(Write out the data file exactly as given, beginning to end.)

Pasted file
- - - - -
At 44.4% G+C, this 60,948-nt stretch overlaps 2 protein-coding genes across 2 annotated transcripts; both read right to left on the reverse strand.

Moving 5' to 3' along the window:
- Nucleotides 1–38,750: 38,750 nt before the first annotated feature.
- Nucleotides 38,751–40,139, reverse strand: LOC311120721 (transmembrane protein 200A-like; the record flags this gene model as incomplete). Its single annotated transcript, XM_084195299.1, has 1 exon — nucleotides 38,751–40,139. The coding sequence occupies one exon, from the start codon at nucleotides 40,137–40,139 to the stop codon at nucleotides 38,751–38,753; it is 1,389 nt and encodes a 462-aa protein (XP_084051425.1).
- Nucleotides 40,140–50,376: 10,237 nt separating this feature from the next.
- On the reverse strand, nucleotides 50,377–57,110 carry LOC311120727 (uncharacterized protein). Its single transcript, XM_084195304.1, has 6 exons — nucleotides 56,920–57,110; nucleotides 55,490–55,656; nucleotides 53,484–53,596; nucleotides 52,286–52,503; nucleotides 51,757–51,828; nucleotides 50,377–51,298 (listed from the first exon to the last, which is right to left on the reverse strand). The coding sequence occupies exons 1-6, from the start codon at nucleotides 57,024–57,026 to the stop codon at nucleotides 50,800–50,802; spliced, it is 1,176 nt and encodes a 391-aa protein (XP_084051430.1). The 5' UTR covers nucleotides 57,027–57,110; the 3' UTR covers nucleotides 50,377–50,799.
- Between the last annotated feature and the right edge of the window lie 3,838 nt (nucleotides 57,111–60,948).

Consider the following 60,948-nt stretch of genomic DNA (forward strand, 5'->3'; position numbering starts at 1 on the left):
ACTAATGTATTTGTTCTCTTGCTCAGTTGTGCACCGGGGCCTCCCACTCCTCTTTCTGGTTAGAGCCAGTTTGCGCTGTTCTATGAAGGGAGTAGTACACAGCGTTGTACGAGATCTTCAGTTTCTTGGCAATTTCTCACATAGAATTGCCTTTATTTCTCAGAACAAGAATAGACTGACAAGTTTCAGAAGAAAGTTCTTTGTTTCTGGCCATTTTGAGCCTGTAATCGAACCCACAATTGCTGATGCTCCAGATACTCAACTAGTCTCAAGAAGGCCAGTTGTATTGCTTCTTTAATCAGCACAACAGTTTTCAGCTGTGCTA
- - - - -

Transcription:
At 44.4% G+C, this 60,948-nt stretch overlaps 2 protein-coding genes across 2 annotated transcripts; both read right to left on the reverse strand.

Moving 5' to 3' along the window:
- Nucleotides 1–38,750: 38,750 nt before the first annotated feature.
- Nucleotides 38,751–40,139, reverse strand: LOC311120721 (transmembrane protein 200A-like; the record flags this gene model as incomplete). Its single annotated transcript, XM_084195299.1, has 1 exon — nucleotides 38,751–40,139. The coding sequence occupies one exon, from the start codon at nucleotides 40,137–40,139 to the stop codon at nucleotides 38,751–38,753; it is 1,389 nt and encodes a 462-aa protein (XP_084051425.1).
- Nucleotides 40,140–50,376: 10,237 nt separating this feature from the next.
- On the reverse strand, nucleotides 50,377–57,110 carry LOC311120727 (uncharacterized protein). Its single transcript, XM_084195304.1, has 6 exons — nucleotides 56,920–57,110; nucleotides 55,490–55,656; nucleotides 53,484–53,596; nucleotides 52,286–52,503; nucleotides 51,757–51,828; nucleotides 50,377–51,298 (listed from the first exon to the last, which is right to left on the reverse strand). The coding sequence occupies exons 1-6, from the start codon at nucleotides 57,024–57,026 to the stop codon at nucleotides 50,800–50,802; spliced, it is 1,176 nt and encodes a 391-aa protein (XP_084051430.1). The 5' UTR covers nucleotides 57,027–57,110; the 3' UTR covers nucleotides 50,377–50,799.
- Between the last annotated feature and the right edge of the window lie 3,838 nt (nucleotides 57,111–60,948).

Consider the following 60,948-nt stretch of genomic DNA (forward strand, 5'->3'; position numbering starts at 1 on the left):
ACTAATGTATTTGTTCTCTTGCTCAGTTGTGCACCGGGGCCTCCCACTCCTCTTTCTGGTTAGAGCCAGTTTGCGCTGTTCTATGAAGGGAGTAGTACACAGCGTTGTACGAGATCTTCAGTTTCTTGGCAATTTCTCACATAGAATTGCCTTTATTTCTCAGAACAAGAATAGACTGACAAGTTTCAGAAGAAAGTTCTTTGTTTCTGGCCATTTTGAGCCTGTAATCGAACCCACAATTGCTGATGCTCCAGATACTCAACTAGTCTCAAGAAGGCCAGTTGTATTGCTTCTTTAATCAGCACAACAGTTTTCAGCTGTGCTA